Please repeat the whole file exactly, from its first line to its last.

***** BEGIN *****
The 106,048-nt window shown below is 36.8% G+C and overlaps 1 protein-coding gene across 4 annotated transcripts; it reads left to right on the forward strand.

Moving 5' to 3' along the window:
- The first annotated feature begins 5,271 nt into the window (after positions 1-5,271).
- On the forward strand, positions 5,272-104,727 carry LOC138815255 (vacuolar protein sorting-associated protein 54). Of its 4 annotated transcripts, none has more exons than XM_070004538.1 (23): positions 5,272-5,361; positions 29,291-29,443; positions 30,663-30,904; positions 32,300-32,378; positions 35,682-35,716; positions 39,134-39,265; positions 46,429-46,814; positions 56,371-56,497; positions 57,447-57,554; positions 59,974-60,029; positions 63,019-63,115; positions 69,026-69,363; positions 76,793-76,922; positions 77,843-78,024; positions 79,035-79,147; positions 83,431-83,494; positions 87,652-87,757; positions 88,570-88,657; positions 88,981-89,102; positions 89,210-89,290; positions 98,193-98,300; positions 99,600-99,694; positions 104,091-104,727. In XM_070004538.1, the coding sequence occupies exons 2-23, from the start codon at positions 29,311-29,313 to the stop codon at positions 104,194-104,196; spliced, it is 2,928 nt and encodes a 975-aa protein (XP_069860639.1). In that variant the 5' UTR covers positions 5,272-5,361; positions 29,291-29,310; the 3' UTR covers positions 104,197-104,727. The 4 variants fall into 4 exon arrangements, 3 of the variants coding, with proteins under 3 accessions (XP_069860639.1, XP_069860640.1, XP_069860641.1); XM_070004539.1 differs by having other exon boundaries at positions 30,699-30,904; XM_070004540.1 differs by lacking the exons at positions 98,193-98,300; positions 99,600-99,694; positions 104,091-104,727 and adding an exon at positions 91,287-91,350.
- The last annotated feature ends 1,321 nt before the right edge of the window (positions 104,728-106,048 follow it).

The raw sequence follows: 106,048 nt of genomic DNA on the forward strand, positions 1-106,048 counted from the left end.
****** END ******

The 106,048-nt window shown below is 36.8% G+C and overlaps 1 protein-coding gene across 4 annotated transcripts; it reads left to right on the forward strand.

Moving 5' to 3' along the window:
- The first annotated feature begins 5,271 nt into the window (after positions 1-5,271).
- On the forward strand, positions 5,272-104,727 carry LOC138815255 (vacuolar protein sorting-associated protein 54). Of its 4 annotated transcripts, none has more exons than XM_070004538.1 (23): positions 5,272-5,361; positions 29,291-29,443; positions 30,663-30,904; positions 32,300-32,378; positions 35,682-35,716; positions 39,134-39,265; positions 46,429-46,814; positions 56,371-56,497; positions 57,447-57,554; positions 59,974-60,029; positions 63,019-63,115; positions 69,026-69,363; positions 76,793-76,922; positions 77,843-78,024; positions 79,035-79,147; positions 83,431-83,494; positions 87,652-87,757; positions 88,570-88,657; positions 88,981-89,102; positions 89,210-89,290; positions 98,193-98,300; positions 99,600-99,694; positions 104,091-104,727. In XM_070004538.1, the coding sequence occupies exons 2-23, from the start codon at positions 29,311-29,313 to the stop codon at positions 104,194-104,196; spliced, it is 2,928 nt and encodes a 975-aa protein (XP_069860639.1). In that variant the 5' UTR covers positions 5,272-5,361; positions 29,291-29,310; the 3' UTR covers positions 104,197-104,727. The 4 variants fall into 4 exon arrangements, 3 of the variants coding, with proteins under 3 accessions (XP_069860639.1, XP_069860640.1, XP_069860641.1); XM_070004539.1 differs by having other exon boundaries at positions 30,699-30,904; XM_070004540.1 differs by lacking the exons at positions 98,193-98,300; positions 99,600-99,694; positions 104,091-104,727 and adding an exon at positions 91,287-91,350.
- The last annotated feature ends 1,321 nt before the right edge of the window (positions 104,728-106,048 follow it).

The raw sequence follows: 106,048 nt of genomic DNA on the forward strand, positions 1-106,048 counted from the left end.